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The Supernova Working Group was re-established at the IAU XXV General Assembly in Sydney, 21 July 2003, sponsored by Commissions 28 (Galaxies) and 47 (Cosmology). Here we report on some of its activities since 2005.
The rapid neutron capture process (r-process) is understood to be responsible for the synthesis of approximately half of all of the isotopes present in Solar System matter in the mass region from approximately zinc through the actinides. While the general features of this process were identified in the classic papers by B2FH (1957) and Cameron (1957), our current understanding of the r-process remains woefully incomplete. We have yet to cleanly identify which of the studied astrophysical sites contribute significantly to the observed abundance pattern. We have yet to reconcile the apparent duplicity of r-process sites with extant models for the operation of the r-process in diverse astronomical environments. While we may still remain theoretically challenged in our attempts to understand the r-process mechanism and to identify its site, significant clues have come from the observational side. Triggered by the first detections of the element europium (formed predominantly by the r-process) in low metallicity stars (Spite & Spite 1978), observations of heavy element abundances in halo stars have since served to provide tremendously important clues to the nature of the r-process mechanism. Identified constraints include: the utter dominance of the r-process contributions (over those of the s-process in extremely metal deficient stars; an extraordinary robustness of the r-process pattern in the mass range A[gsim ]130–140; and the demand for a second r-process site for the production of the A[lsim ]130 r-process nuclei. We will review these observational trends and theoretical models in the context of the Galactic (Cosmic) evolution of r-process abundances.
We have observed seven giants in the metal-poor globular cluster M15 using Subaru/HDS. We confirmed that there are significant star-to-star variations in the neutron-capture elemental abundances. This abundance variation means there were primordial chemical inhomogeneities in the proto-globular cluster cloud of M15. This result implies that there was insufficient time for complete mixing after r-process nucleosynthesis. It suggests that the main r-process occurs probably in supernovae which explode in later stages of globular cluster formation.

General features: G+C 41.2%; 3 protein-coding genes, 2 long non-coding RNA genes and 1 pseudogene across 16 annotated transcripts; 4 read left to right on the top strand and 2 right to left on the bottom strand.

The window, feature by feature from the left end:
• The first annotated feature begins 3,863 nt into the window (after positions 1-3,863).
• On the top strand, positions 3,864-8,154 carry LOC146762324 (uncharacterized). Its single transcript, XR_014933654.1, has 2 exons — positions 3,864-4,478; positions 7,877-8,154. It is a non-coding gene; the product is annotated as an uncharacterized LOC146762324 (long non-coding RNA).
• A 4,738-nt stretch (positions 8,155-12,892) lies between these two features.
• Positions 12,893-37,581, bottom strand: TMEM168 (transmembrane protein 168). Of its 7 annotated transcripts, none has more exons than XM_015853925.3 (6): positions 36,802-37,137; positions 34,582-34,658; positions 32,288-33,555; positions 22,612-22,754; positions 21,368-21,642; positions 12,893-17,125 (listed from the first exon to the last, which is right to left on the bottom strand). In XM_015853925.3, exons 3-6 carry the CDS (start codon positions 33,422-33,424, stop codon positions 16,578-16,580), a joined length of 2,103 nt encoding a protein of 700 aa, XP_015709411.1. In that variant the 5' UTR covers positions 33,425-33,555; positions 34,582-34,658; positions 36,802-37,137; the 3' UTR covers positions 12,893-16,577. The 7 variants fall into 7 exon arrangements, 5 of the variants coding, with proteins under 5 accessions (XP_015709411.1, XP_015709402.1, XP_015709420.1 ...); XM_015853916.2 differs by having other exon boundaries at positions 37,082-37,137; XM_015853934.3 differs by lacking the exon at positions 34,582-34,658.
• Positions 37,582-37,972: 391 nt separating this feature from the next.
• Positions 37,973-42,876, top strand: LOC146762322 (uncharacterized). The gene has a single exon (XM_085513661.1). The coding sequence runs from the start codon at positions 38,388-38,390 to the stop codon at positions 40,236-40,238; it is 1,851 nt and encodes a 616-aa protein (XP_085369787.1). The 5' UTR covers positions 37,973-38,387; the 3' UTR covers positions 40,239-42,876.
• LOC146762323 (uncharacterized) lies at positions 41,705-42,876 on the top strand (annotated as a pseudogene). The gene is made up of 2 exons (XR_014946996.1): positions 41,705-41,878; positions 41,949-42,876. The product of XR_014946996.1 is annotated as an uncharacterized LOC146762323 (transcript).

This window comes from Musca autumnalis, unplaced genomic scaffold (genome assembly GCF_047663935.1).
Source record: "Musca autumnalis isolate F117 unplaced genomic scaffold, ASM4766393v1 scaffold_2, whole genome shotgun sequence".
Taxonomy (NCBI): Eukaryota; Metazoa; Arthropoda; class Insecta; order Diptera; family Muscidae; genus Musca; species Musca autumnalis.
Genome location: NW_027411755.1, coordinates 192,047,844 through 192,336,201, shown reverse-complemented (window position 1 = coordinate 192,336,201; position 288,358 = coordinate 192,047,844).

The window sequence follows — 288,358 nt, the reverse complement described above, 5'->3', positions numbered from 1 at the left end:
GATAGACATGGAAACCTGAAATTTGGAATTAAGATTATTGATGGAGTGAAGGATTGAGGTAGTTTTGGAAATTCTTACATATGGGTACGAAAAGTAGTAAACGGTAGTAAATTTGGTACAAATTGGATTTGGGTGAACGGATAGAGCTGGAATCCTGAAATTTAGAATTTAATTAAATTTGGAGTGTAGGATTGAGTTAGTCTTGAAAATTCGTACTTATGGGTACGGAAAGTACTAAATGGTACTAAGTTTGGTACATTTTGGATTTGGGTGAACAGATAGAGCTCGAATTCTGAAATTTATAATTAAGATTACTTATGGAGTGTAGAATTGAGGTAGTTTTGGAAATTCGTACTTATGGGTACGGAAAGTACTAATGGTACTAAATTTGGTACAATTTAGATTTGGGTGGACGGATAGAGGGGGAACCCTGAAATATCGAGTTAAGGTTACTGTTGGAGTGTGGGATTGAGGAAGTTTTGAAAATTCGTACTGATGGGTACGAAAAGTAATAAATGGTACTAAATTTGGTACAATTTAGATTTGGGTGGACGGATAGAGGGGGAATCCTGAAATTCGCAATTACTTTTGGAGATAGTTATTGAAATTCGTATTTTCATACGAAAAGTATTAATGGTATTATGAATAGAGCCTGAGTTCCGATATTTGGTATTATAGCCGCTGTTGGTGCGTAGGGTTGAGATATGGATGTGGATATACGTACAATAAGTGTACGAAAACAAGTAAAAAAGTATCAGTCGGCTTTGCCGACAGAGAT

Damped Lyman-$\alpha$ (DLA) and sub-DLA quasar absorption lines provide powerful probes of the evolution of metals, gas, and stars in galaxies. One major obstacle in trying to understand the evolution of DLAs and sub-DLAs has been the small number of metallicity measurements at $z<1.5$, an epoch spanning $\sim 70$% of the cosmic history. In recent surveys with the Hubble Space Telescope and Multiple Mirror Telescope, we have doubled the DLA Zn sample at $z<1.5$. Combining our results with those at higher redshifts from the literature, we find that the global mean metallicity of DLAs does not rise to the Solar value at low redshifts. These surprising results appear to contradict the near-Solar mean metallicity observed for nearby ($z \approx 0$) galaxies and the predictions of cosmic chemical evolution models based on the global star formation history. Finally, we discuss direct constraints on the star formation rates (SFRs) in the absorber galaxies from our deep Fabry-Perot Ly-$\alpha$ imaging study and other emission-line studies in the literature. A large fraction of the observed heavy-element quasar absorbers at $0<z<3.4$ appear to have SFRs substantially below the global mean SFR, consistent with the low metallicities observed in the spectroscopic studies.